Figure 1. Yellowish nodular lesions in the bulbar conjunctiva of the right eye of a 38-year-old woman with treated Churg-Strauss syndrome.
Figure 2. Histologic findings. A, Conjunctival granuloma formation involving lymphocytes, macrophages, eosinophils, and a central necrosis (hematoxylin-eosin, original magnification ×10). B, Immunohistochemistry confirmed the presence of CD3+ T lymphocytes, CD68+ macrophages (not shown), and CD20+ B lymphocytes (not shown) (original magnification ×10). C, The conjunctival stroma showed a vast amount of eosinophils in the tissue (arrowheads) (immunohistochemistry, original magnification ×40). D, The conjunctival stroma also showed pronounced occlusive perivasculitis (asterisks), with the perivascular infiltrate mainly confined to arteries and consisting of CD3+ T lymphocytes, CD20+ B lymphocytes, histiocytes, and giant cells (immunohistochemistry, original magnification ×40).
Messmer EM, Miller CV, Kampik A. Conjunctival Granulomatosis in Churg-Strauss Syndrome. Arch Ophthalmol. 2012;130(9):1228-1229. doi:10.1001/archophthalmol.2012.83
Author Affiliations: Department of Ophthalmology, Ludwig Maximilian University, Munich, Germany.
Churg-Strauss syndrome (CSS) is a rare, potentially lethal systemic vasculitis characterized by necrotizing arteritis, eosinophil infiltration of the tissues, and extravascular granulomas.1 Ocular involvement includes orbital inflammation, scleritis or episcleritis, peripheral ulcerative keratitis, uveitis, anterior ischemic optic neuropathy, retinal artery and vein occlusions, choroidal ischemia, and oculomotor nerve palsies. Conjunctival involvement is rare and can present as nonspecific conjunctivitis, inflammatory thickening of the conjunctiva with or without amyloidosis, or conjunctival nodule with inflammation.2- 5 We describe a patient with clinically inactive CSS who developed multiple bilateral conjunctival nodules.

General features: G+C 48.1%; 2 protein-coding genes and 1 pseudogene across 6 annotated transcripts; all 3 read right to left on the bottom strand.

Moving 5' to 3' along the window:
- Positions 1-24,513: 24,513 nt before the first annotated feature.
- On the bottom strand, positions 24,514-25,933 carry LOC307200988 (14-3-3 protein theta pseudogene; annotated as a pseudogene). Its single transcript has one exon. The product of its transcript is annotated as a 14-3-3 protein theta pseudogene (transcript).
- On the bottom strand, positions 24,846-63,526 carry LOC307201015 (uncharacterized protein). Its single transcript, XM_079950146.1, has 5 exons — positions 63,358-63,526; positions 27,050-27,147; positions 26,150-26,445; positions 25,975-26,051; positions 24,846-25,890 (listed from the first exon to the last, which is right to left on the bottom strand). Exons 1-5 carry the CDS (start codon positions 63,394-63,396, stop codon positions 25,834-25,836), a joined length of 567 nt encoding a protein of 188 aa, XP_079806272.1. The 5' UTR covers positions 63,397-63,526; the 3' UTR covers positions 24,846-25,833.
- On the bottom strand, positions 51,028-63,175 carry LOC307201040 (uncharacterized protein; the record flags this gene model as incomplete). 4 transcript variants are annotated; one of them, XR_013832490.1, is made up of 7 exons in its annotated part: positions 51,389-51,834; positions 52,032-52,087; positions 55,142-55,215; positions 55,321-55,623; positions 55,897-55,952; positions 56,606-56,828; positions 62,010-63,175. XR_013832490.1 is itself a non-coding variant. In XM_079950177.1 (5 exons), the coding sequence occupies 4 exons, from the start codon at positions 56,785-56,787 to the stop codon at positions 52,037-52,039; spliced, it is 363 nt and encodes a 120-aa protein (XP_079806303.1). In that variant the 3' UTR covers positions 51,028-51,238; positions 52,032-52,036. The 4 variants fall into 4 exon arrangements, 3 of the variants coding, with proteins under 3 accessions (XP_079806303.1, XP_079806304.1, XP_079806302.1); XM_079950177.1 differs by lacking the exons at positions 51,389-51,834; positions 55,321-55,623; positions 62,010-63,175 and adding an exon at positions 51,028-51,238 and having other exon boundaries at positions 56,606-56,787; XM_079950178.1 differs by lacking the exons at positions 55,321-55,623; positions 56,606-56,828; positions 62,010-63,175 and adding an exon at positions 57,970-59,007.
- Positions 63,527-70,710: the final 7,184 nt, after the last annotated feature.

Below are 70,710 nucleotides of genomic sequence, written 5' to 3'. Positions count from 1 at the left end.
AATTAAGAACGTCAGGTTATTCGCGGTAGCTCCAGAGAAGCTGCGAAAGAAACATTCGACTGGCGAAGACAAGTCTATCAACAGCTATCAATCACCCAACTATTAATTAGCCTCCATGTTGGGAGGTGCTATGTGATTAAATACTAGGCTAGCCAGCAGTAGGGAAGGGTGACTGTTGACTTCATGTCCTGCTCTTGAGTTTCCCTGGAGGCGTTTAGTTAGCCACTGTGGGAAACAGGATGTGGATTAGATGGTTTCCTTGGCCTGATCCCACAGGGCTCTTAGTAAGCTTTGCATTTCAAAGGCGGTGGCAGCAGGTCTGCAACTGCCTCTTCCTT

In June 2011, a 38-year-old woman had ocular irritation and foreign body sensation in both eyes (OD > OS) for 2 weeks. She denied ocular pain, diplopia, or a change in visual acuity. Since December 2010, she had attacks of asthma, recurrent sinusitis, episodes of upper gastric pain, and skin rash. A thorough workup revealed granulomas of the lung associated with tissue eosinophilia, peripheral eosinophilia, increased total IgE level, and positive findings for perinuclear antineutrophil cytoplasmic antibodies. Thus, the patient fulfilled the criteria of the American College of Rheumatology to be diagnosed as having CSS with 4 of 6 of the following signs present: asthma, eosinophilia greater than 10% on differential white blood cell count, tissue eosinophilia, nonfixed pulmonary infiltrates, paranasal sinus abnormalities, and mononeuropathy or polyneuropathy. Systemic therapy with corticosteroids and azathioprine was initiated.